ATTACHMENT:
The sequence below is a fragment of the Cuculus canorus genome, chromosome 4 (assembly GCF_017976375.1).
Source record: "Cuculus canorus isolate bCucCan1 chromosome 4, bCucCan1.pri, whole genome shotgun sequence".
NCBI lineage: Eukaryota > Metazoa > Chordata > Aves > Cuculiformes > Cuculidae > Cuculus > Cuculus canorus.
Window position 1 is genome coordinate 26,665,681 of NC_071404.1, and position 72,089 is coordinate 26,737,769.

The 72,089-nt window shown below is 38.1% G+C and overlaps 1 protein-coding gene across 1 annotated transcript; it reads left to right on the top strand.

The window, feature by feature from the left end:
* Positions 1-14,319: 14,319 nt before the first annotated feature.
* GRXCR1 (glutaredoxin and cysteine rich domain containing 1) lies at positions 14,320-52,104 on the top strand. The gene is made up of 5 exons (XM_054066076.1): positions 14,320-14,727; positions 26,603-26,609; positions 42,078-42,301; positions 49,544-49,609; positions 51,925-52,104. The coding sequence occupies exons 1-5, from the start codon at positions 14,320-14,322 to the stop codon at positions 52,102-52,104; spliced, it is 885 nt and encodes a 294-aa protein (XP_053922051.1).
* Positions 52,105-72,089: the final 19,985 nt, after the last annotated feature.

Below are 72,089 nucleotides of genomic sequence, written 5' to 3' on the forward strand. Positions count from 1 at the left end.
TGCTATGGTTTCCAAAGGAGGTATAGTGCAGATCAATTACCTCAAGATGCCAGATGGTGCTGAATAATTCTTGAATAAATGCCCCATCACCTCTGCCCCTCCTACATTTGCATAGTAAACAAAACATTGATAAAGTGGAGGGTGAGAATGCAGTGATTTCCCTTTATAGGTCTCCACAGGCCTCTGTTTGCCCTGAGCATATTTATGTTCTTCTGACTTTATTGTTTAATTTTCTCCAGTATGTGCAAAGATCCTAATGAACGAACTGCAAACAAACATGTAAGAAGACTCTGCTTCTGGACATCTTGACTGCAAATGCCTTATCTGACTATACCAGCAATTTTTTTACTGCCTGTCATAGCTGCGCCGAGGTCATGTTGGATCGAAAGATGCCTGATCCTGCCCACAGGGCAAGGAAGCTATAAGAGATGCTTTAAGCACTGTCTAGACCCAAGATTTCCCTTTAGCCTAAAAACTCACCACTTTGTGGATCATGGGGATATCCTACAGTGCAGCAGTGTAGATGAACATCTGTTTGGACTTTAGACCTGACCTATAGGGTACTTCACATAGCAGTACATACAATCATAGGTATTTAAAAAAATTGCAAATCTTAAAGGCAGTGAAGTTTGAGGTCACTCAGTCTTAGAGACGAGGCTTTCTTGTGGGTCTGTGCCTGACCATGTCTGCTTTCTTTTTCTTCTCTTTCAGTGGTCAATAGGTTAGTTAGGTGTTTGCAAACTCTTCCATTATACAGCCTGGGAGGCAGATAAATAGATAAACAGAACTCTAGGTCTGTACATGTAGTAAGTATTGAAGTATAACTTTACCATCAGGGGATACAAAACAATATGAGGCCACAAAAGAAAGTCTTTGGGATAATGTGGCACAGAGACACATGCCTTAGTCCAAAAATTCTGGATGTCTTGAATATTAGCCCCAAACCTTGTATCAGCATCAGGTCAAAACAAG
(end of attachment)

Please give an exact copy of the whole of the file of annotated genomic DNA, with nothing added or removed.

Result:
The sequence below is a fragment of the Cuculus canorus genome, chromosome 4 (assembly GCF_017976375.1).
Source record: "Cuculus canorus isolate bCucCan1 chromosome 4, bCucCan1.pri, whole genome shotgun sequence".
NCBI lineage: Eukaryota > Metazoa > Chordata > Aves > Cuculiformes > Cuculidae > Cuculus > Cuculus canorus.
Window position 1 is genome coordinate 26,665,681 of NC_071404.1, and position 72,089 is coordinate 26,737,769.

The 72,089-nt window shown below is 38.1% G+C and overlaps 1 protein-coding gene across 1 annotated transcript; it reads left to right on the top strand.

The window, feature by feature from the left end:
* Positions 1-14,319: 14,319 nt before the first annotated feature.
* GRXCR1 (glutaredoxin and cysteine rich domain containing 1) lies at positions 14,320-52,104 on the top strand. The gene is made up of 5 exons (XM_054066076.1): positions 14,320-14,727; positions 26,603-26,609; positions 42,078-42,301; positions 49,544-49,609; positions 51,925-52,104. The coding sequence occupies exons 1-5, from the start codon at positions 14,320-14,322 to the stop codon at positions 52,102-52,104; spliced, it is 885 nt and encodes a 294-aa protein (XP_053922051.1).
* Positions 52,105-72,089: the final 19,985 nt, after the last annotated feature.

Below are 72,089 nucleotides of genomic sequence, written 5' to 3' on the forward strand. Positions count from 1 at the left end.
TGCTATGGTTTCCAAAGGAGGTATAGTGCAGATCAATTACCTCAAGATGCCAGATGGTGCTGAATAATTCTTGAATAAATGCCCCATCACCTCTGCCCCTCCTACATTTGCATAGTAAACAAAACATTGATAAAGTGGAGGGTGAGAATGCAGTGATTTCCCTTTATAGGTCTCCACAGGCCTCTGTTTGCCCTGAGCATATTTATGTTCTTCTGACTTTATTGTTTAATTTTCTCCAGTATGTGCAAAGATCCTAATGAACGAACTGCAAACAAACATGTAAGAAGACTCTGCTTCTGGACATCTTGACTGCAAATGCCTTATCTGACTATACCAGCAATTTTTTTACTGCCTGTCATAGCTGCGCCGAGGTCATGTTGGATCGAAAGATGCCTGATCCTGCCCACAGGGCAAGGAAGCTATAAGAGATGCTTTAAGCACTGTCTAGACCCAAGATTTCCCTTTAGCCTAAAAACTCACCACTTTGTGGATCATGGGGATATCCTACAGTGCAGCAGTGTAGATGAACATCTGTTTGGACTTTAGACCTGACCTATAGGGTACTTCACATAGCAGTACATACAATCATAGGTATTTAAAAAAATTGCAAATCTTAAAGGCAGTGAAGTTTGAGGTCACTCAGTCTTAGAGACGAGGCTTTCTTGTGGGTCTGTGCCTGACCATGTCTGCTTTCTTTTTCTTCTCTTTCAGTGGTCAATAGGTTAGTTAGGTGTTTGCAAACTCTTCCATTATACAGCCTGGGAGGCAGATAAATAGATAAACAGAACTCTAGGTCTGTACATGTAGTAAGTATTGAAGTATAACTTTACCATCAGGGGATACAAAACAATATGAGGCCACAAAAGAAAGTCTTTGGGATAATGTGGCACAGAGACACATGCCTTAGTCCAAAAATTCTGGATGTCTTGAATATTAGCCCCAAACCTTGTATCAGCATCAGGTCAAAACAAG